The polls show that on 6 May around half of Le Pen supporters will vote for Sarkozy, but not enough for him to win. His defeat will mark an important moment: for the first time since 1995, France will have a Socialist president, and in a situation of deep economic crisis.

Alain Gresh is vice president of Le Monde diplomatique.

This article appears in the July edition of the excellent monthly Le Monde Diplomatique, whose English language edition can be found at mondediplo.com. This full text appears by agreement with Le Monde Diplomatique. CounterPunch features two or three articles from LMD every month.

Like What You’ve Read? Support CounterPunch
August 31, 2015
Michael Hudson
Whitewashing the IMF’s Destructive Role in Greece
Conn Hallinan
Europe’s New Barbarians
Lawrence Ware
George Bush (Still) Doesn’t Care About Black People
Joseph Natoli
Plutocracy, Gentrification and Racial Violence
Franklin Spinney
One Presidential Debate You Won’t Hear: Why It is Time to Adopt a Sensible Grand Strategy
Dave Lindorff
What’s Wrong with Police in America
Louis Proyect
Jacobin and “The War on Syria”
Lawrence Wittner
Militarism Run Amok: How Russians and Americans are Preparing Their Children for War
Binoy Kampmark
Tales of Darkness: Europe’s Refugee Woes
Ralph Nader
Lo, the Poor Enlightened Billionaire!
Peter Koenig
Greece: a New Beginning? A New Hope?
Dean Baker
America Needs an “Idiot-Proof” Retirement System
Vijay Prashad
Why the Iran Deal is Essential
Tom Clifford
The Marco Polo Bridge Incident: a History That Continues to Resonate
Peter Belmont
The Salaita Affair: a Scandal That Never Should Have Happened
Weekend Edition
August 28-30, 2015
Randy Blazak
Donald Trump is the New Face of White Supremacy
Jeffrey St. Clair
Long Time Coming, Long Time Gone
Mike Whitney
Looting Made Easy: the $2 Trillion Buyback Binge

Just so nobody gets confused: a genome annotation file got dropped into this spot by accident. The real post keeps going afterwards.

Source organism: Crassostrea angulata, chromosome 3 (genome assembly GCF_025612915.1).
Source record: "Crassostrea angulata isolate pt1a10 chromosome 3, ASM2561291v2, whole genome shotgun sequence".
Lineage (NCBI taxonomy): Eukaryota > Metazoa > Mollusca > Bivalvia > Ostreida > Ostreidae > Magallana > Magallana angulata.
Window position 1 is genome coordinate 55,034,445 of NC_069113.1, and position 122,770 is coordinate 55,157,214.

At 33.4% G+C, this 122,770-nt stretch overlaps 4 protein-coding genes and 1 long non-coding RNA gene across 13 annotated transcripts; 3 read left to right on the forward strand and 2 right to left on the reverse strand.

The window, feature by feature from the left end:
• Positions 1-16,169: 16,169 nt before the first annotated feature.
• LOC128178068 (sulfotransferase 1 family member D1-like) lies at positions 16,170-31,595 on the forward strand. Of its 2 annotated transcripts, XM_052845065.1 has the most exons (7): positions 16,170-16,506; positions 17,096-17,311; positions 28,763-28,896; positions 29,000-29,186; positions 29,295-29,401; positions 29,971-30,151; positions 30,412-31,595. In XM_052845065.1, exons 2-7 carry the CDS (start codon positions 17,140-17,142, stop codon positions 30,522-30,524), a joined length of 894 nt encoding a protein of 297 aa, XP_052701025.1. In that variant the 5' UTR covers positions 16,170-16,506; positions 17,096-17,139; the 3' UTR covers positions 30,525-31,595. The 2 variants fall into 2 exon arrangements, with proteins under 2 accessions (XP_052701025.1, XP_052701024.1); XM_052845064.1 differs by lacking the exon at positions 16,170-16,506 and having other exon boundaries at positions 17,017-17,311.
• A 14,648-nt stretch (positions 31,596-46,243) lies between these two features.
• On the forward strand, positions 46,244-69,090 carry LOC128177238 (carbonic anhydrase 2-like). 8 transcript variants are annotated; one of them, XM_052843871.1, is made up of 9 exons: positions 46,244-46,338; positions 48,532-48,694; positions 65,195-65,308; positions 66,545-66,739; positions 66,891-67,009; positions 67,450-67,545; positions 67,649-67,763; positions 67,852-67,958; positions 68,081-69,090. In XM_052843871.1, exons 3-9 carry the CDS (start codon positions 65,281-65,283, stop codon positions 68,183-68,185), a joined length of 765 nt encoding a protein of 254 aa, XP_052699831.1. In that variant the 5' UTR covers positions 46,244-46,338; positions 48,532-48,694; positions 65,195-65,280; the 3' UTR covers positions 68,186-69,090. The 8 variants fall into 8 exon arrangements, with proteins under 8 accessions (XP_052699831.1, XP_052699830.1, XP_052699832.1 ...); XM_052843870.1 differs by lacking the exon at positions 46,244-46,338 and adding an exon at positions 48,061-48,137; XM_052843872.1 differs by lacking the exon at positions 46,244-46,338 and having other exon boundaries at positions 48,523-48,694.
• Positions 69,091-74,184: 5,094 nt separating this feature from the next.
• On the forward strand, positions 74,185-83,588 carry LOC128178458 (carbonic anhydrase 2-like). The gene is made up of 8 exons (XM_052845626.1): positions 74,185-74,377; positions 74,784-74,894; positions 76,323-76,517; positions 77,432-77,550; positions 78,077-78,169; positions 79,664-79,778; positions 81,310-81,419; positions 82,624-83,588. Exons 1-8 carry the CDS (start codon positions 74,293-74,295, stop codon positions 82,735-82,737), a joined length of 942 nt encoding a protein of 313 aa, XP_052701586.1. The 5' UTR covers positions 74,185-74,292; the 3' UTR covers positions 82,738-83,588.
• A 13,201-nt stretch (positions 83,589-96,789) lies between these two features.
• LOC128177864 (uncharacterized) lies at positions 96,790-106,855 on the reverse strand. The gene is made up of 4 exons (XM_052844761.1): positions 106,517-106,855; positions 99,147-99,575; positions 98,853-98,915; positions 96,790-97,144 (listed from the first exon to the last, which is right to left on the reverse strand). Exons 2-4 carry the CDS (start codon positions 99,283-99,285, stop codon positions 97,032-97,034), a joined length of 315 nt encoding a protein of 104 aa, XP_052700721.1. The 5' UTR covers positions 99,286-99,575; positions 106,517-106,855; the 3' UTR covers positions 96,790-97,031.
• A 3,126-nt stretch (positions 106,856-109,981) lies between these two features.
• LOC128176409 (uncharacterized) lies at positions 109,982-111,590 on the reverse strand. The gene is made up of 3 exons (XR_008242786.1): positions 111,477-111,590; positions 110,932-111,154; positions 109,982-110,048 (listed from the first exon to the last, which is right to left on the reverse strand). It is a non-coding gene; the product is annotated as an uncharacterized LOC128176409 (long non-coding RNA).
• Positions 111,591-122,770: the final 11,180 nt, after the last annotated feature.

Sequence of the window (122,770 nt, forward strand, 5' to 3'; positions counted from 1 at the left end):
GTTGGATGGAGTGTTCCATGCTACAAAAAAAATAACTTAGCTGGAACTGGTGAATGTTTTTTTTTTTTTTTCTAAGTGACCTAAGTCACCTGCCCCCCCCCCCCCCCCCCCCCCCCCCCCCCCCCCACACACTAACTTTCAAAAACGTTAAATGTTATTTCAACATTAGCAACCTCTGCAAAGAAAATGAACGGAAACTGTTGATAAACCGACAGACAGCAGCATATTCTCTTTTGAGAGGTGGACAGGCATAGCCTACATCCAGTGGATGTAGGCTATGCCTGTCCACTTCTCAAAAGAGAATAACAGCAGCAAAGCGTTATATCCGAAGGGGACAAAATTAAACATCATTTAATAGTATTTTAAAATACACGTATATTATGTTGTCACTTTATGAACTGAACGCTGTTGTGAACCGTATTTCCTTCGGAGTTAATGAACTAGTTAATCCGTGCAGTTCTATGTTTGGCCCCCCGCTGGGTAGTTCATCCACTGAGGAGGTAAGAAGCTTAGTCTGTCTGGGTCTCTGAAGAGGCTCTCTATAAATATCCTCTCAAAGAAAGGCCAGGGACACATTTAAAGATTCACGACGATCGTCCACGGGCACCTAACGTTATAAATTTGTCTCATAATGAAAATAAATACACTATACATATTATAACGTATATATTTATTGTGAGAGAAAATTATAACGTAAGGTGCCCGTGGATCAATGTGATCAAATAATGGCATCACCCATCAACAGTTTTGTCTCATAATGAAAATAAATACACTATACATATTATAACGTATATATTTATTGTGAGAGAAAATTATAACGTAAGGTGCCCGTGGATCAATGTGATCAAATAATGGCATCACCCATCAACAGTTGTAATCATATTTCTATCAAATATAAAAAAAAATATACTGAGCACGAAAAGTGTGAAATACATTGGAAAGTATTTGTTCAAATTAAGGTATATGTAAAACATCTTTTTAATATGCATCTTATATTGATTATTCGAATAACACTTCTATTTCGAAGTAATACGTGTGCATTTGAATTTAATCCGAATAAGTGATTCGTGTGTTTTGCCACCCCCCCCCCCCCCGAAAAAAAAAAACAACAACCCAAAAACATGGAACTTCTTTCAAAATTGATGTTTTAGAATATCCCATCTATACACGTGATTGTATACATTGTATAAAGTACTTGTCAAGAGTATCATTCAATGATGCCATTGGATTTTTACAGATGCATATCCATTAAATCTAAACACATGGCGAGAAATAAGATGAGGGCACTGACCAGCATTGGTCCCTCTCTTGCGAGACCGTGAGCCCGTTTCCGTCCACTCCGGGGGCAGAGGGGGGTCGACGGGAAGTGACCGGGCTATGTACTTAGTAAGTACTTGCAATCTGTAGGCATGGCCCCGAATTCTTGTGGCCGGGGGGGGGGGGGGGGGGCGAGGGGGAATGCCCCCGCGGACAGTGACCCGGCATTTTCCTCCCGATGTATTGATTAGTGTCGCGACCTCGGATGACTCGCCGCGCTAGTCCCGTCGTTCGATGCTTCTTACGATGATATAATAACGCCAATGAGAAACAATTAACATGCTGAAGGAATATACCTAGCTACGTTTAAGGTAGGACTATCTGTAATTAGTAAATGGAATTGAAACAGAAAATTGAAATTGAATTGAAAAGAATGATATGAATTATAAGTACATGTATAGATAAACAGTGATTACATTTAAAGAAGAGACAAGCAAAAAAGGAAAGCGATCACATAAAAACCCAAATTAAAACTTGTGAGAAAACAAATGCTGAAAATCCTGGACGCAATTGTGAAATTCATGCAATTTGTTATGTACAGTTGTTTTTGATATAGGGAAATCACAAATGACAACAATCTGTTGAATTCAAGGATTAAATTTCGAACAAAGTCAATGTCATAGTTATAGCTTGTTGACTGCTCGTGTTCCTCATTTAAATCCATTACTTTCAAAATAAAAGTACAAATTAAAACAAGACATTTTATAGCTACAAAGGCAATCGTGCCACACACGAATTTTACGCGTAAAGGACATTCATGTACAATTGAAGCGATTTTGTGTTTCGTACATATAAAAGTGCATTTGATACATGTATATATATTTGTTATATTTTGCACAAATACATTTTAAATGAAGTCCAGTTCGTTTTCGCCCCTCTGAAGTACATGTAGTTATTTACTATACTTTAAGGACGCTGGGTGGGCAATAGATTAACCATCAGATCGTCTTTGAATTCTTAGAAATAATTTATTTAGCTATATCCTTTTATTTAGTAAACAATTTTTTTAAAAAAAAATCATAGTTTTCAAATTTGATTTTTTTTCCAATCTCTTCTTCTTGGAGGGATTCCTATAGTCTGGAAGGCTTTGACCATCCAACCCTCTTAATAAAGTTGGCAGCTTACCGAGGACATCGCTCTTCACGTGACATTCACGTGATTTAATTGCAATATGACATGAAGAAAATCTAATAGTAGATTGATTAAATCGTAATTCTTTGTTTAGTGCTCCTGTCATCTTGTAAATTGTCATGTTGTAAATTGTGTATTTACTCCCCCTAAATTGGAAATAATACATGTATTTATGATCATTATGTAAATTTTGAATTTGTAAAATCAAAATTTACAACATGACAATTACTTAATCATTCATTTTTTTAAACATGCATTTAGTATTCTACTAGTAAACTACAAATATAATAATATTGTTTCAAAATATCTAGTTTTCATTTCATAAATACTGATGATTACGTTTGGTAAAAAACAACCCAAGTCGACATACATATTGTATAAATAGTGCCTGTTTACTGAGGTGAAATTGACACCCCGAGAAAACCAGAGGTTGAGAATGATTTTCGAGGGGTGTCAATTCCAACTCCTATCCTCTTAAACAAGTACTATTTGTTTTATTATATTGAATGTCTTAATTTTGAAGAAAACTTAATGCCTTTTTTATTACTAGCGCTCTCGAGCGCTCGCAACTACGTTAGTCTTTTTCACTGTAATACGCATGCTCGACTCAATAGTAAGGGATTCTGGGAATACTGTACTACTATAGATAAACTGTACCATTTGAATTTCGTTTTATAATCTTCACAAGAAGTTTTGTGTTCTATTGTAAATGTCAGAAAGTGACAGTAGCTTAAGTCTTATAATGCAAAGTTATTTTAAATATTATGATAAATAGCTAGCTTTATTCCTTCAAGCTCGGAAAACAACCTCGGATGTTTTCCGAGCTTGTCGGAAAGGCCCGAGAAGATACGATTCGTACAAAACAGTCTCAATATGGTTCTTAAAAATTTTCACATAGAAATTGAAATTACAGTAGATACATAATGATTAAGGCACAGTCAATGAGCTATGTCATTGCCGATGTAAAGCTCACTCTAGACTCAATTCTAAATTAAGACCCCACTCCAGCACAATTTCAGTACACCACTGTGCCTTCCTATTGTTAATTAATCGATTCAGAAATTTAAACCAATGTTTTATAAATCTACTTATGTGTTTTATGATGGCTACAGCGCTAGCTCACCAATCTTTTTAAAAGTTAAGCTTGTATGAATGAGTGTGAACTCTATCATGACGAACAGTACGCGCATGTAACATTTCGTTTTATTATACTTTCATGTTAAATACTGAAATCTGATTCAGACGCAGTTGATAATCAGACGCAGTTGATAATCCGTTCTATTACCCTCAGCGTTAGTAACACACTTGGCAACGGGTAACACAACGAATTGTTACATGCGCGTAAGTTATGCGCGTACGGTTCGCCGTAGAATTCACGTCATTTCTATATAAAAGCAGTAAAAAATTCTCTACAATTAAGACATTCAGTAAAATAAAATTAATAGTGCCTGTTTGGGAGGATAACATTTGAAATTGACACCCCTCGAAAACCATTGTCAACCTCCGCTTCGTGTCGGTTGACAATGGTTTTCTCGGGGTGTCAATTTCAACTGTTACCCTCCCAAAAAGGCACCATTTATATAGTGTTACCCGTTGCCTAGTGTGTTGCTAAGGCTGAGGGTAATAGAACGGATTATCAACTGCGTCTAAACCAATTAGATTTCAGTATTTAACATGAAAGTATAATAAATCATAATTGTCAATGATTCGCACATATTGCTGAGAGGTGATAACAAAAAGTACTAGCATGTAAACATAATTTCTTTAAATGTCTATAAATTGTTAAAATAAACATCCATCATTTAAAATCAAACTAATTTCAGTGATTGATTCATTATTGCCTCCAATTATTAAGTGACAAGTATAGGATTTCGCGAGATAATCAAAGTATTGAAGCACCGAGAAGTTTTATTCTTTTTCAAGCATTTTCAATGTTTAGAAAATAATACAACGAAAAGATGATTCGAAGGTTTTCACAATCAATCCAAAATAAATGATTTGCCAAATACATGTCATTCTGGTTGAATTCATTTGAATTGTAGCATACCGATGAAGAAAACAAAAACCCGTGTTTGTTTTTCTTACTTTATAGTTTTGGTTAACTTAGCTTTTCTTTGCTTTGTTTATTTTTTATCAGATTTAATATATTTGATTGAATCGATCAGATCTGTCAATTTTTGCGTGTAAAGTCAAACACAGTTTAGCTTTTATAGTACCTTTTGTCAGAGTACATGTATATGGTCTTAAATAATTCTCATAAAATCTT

Alan Nasser
The Myth of the Middle Class: Have Most Americans Always Been Poor?
Rob Urie
Wall Street and the Cycle of Crises
Andrew Levine
Viva Trump?
Ismael Hossein-Zadeh
Behind the Congressional Disagreements Over the Iran Nuclear Deal
Lawrence Ware – Marcus T. McCullough
I Won’t Say Amen: Three Black Christian Clichés That Must Go
Evan Jones
Zionism in Britain: a Neglected Chronicle
John Wight
Learning About the Migration Crisis From Ancient Rome
Andre Vltchek
Lebanon – What if it Fell?
Charles Pierson
How the US and the WTO Crushed India’s Subsidies for Solar Energy
Robert Fantina
Hillary Clinton, Palestine and the Long View
Ben Burgis
Gore Vidal Was Right: What Best of Enemies Leaves Out
Suzanne Gordon
How Vets May Suffer From McCain’s Latest Captivity
Robert Sandels - Nelson P. Valdés
The Cuban Adjustment Act: the Other Immigration Mess
Uri Avnery
The Molten Three: Israel’s Aborted Strike on Iran
John Stanton
Israel’s JINSA Earns Return on Investment: 190 Americans Admirals and Generals Oppose Iran Deal
Bill Yousman
The Fire This Time: Ta-Nehisi Coates’s “Between the World and Me”
Scott Parkin
Katrina Plus Ten: Climate Justice in Action
Michael Welton
The Conversable World: Finding a Compass in Post-9/11 Times
Brian Cloughley
Don’t be Black in America
Kent Paterson
In Search of the Great New Mexico Chile Pepper in a Post-NAFTA Era
Binoy Kampmark
Live Death on Air: The Killings at WDBJ
Gui Rochat
The Guise of American Democracy
Emma Scully
Vultures Over Puerto Rico: the Financial Implications of Dependency
Chuck Churchill
Is “White Skin Privilege” the Key to Understanding Racism?
Kathleen Wallace
The Id(iots) Emerge
Andrew Stewart
Zionist Hip-Hop: a Critical Look at Matisyahu
Gregg Shotwell
The Fate of the UAW: Study, Aim, Fire